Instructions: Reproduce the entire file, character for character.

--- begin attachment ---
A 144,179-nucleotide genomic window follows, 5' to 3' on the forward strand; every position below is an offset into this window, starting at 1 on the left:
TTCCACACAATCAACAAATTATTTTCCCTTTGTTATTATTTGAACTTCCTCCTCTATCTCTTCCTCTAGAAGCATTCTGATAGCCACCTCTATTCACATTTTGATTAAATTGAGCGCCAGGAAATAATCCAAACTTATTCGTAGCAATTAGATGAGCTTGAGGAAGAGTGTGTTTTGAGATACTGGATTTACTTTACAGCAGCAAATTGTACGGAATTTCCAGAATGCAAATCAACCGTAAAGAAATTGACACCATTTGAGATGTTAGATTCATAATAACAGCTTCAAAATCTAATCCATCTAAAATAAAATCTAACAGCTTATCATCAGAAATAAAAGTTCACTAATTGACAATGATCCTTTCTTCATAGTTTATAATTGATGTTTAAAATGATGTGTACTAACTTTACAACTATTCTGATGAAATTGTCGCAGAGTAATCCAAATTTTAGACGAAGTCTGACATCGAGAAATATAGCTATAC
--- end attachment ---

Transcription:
A 144,179-nucleotide genomic window follows, 5' to 3' on the forward strand; every position below is an offset into this window, starting at 1 on the left:
TTCCACACAATCAACAAATTATTTTCCCTTTGTTATTATTTGAACTTCCTCCTCTATCTCTTCCTCTAGAAGCATTCTGATAGCCACCTCTATTCACATTTTGATTAAATTGAGCGCCAGGAAATAATCCAAACTTATTCGTAGCAATTAGATGAGCTTGAGGAAGAGTGTGTTTTGAGATACTGGATTTACTTTACAGCAGCAAATTGTACGGAATTTCCAGAATGCAAATCAACCGTAAAGAAATTGACACCATTTGAGATGTTAGATTCATAATAACAGCTTCAAAATCTAATCCATCTAAAATAAAATCTAACAGCTTATCATCAGAAATAAAAGTTCACTAATTGACAATGATCCTTTCTTCATAGTTTATAATTGATGTTTAAAATGATGTGTACTAACTTTACAACTATTCTGATGAAATTGTCGCAGAGTAATCCAAATTTTAGACGAAGTCTGACATCGAGAAATATAGCTATAC